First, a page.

Channelpedia

PubMed 23747348


Referenced in Channelpedia wiki pages of: none

Automatically associated channels: Kir2.3



Title: Genetic matters: thirty years of progress using mouse models in nicotinic research.

Authors: Michael J Marks

Journal, date & volume: Biochem. Pharmacol., 2013 Oct 15 , 86, 1105-13

PubMed link: http://www.ncbi.nlm.nih.gov/pubmed/23747348


Abstract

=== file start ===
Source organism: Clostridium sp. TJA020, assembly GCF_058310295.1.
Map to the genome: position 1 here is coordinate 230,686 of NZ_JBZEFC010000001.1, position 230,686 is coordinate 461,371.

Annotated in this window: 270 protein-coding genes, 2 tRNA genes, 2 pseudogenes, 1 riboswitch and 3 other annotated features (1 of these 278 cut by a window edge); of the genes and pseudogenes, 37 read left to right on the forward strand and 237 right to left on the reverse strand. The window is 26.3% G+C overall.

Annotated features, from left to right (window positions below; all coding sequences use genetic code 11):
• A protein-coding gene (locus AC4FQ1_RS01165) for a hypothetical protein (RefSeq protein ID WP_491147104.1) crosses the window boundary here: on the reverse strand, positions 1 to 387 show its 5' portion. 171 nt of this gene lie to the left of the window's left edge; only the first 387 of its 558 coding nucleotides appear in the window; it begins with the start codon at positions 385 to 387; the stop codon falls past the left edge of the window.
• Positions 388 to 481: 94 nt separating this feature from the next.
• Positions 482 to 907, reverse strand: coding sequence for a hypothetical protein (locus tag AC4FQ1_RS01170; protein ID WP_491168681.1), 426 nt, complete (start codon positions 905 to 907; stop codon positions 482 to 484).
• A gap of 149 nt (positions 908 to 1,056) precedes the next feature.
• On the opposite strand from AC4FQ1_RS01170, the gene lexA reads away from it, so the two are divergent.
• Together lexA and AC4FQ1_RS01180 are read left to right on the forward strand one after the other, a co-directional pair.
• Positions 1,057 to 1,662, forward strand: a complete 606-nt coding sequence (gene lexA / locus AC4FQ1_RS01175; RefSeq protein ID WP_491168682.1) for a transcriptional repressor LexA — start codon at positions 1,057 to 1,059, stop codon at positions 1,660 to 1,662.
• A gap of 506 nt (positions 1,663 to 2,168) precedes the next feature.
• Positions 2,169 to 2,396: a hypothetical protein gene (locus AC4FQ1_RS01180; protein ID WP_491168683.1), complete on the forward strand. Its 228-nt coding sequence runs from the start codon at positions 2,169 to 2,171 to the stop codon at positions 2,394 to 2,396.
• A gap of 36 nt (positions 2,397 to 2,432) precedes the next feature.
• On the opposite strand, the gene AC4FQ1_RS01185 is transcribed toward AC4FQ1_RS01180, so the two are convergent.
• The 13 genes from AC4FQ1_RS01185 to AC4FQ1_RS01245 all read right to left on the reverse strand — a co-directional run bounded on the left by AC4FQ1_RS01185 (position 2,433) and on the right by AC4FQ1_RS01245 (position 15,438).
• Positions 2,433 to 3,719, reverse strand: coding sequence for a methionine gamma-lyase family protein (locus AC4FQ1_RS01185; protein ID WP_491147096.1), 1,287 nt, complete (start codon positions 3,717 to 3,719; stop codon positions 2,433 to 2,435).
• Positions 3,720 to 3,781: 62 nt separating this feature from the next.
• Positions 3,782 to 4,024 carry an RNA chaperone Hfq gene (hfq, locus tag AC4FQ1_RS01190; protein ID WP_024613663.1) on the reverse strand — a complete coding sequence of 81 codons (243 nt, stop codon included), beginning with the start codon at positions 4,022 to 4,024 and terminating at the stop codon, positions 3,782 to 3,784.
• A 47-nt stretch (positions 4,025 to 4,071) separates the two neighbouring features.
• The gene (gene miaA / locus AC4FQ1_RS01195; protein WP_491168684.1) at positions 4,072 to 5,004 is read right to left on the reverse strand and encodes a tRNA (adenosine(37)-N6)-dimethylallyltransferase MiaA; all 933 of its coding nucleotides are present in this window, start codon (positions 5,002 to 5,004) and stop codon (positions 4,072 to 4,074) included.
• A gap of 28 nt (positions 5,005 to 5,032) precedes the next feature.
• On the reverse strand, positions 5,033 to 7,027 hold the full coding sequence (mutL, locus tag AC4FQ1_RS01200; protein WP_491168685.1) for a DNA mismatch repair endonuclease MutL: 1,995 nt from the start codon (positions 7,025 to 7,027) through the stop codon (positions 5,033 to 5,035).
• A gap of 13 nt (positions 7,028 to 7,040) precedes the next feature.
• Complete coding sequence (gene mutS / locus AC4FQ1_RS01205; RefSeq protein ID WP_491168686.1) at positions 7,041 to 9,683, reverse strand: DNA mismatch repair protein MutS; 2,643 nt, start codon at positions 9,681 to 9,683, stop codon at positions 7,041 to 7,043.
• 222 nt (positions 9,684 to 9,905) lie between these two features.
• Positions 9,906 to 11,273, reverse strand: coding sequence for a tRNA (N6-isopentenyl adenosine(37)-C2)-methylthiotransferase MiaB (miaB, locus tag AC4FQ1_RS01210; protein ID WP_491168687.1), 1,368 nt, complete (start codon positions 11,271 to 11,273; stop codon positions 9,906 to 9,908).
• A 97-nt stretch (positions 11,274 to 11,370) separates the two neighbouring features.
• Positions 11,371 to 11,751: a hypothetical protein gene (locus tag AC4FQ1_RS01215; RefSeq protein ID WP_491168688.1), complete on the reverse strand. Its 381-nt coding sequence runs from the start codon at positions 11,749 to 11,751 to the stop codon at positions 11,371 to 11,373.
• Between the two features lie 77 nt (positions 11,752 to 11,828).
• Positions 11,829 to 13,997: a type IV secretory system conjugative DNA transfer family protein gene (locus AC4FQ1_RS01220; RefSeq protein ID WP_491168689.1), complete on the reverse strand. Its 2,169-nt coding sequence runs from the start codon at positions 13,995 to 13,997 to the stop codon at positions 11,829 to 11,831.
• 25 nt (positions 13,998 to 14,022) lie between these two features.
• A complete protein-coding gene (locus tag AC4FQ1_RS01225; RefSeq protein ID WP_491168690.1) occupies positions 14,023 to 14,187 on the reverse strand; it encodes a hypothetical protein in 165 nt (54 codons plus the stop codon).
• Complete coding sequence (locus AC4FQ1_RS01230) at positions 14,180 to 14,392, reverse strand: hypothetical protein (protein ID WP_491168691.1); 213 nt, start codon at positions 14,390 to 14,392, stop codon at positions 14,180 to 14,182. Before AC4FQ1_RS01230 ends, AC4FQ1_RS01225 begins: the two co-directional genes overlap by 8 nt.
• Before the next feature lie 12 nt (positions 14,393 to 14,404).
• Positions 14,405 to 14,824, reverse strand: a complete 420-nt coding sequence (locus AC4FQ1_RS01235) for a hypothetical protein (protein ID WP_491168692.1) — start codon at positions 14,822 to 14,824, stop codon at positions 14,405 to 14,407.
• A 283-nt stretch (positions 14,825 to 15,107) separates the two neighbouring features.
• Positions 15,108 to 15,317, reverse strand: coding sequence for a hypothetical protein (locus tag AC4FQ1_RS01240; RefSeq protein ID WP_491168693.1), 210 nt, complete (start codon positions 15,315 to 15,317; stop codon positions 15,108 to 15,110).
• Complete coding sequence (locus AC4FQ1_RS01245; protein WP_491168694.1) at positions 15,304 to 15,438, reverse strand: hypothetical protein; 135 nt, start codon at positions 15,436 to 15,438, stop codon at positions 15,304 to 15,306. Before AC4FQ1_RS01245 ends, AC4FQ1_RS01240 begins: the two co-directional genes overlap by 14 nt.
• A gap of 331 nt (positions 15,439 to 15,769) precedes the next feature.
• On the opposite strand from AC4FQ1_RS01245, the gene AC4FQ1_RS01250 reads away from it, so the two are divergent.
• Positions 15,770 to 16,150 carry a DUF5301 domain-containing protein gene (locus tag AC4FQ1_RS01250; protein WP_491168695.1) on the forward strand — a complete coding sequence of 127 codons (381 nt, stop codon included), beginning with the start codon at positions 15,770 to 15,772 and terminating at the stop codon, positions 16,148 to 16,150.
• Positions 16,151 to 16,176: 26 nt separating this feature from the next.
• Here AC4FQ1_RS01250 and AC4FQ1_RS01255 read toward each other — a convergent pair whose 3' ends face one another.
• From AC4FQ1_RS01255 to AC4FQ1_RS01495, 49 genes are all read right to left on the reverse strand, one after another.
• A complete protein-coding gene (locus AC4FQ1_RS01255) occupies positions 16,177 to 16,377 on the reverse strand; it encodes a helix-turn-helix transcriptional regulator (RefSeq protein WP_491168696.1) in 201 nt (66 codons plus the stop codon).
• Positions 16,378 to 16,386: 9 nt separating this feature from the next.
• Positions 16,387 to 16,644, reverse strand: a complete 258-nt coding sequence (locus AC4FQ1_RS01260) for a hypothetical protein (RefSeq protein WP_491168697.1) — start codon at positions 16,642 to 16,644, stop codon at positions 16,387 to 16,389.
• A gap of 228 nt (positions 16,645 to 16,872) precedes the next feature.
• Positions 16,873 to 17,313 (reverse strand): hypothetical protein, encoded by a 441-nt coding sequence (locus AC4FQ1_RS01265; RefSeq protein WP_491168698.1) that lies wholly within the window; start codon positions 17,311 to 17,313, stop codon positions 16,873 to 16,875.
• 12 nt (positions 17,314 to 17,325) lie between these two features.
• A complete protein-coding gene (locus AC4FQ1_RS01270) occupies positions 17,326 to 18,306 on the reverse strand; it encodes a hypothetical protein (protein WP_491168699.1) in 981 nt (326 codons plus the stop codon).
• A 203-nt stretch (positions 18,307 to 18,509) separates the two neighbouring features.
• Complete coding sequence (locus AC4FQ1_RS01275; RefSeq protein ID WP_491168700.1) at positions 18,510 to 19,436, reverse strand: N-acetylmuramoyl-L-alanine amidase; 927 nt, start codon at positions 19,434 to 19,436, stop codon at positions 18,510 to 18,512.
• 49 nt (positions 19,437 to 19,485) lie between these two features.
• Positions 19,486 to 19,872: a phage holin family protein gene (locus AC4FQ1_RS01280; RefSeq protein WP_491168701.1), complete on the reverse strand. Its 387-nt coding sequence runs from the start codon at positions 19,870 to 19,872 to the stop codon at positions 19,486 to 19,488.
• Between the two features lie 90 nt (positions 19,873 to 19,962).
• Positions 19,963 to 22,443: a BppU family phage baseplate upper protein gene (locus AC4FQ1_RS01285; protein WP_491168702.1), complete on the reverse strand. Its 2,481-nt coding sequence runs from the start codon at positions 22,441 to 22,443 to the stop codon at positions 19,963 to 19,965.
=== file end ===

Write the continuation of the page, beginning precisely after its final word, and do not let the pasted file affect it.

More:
This research update summarizes thirty years of studies on genetic influences on responses to the acute or chronic administration of nicotine. Early studies established that various inbred mice are differentially sensitive to the effects of the drug. Classical genetic analyses confirmed that nicotine effects on locomotion, body temperature and seizures are heritable. A significant inverse correlation between the locomotor and hypothermic effects and the density of nicotine binding sites suggested that differential expression α4β2-neuronal nicotinic acetylcholine receptor (nAChR) mediated some of this genetic variability. Subsequent studies with α4 and β2 nAChR null (decreased sensitivity) and gain of function mutants (increased sensitivity) supports the role of the α4β2*nAChR subtype. However, null mutant mice still respond to nicotine, indicating that other nAChR subtypes also mediate these responses. Mice differing in initial sensitivity to nicotine also differ in tolerance development following chronic treatment: those mice that are initially more sensitive to nicotine develop tolerance at lower treatment doses than less sensitive mice, indicating that tolerance is an adaptive response to the effects of nicotine. In contrast, the sensitivity of mice to pre-pulse inhibition of acoustic startle response is correlated with the expression of α7-nAChR. While genetic variability in nAChR expression and function is an important factor contributing to differences in response to nicotine, the observations that altered activity of opioid, glutamate, and cannabinoid receptors among others also change nicotine sensitivity reinforces the proposal that the genetics of nicotine response is more complex than differences in nAChRs.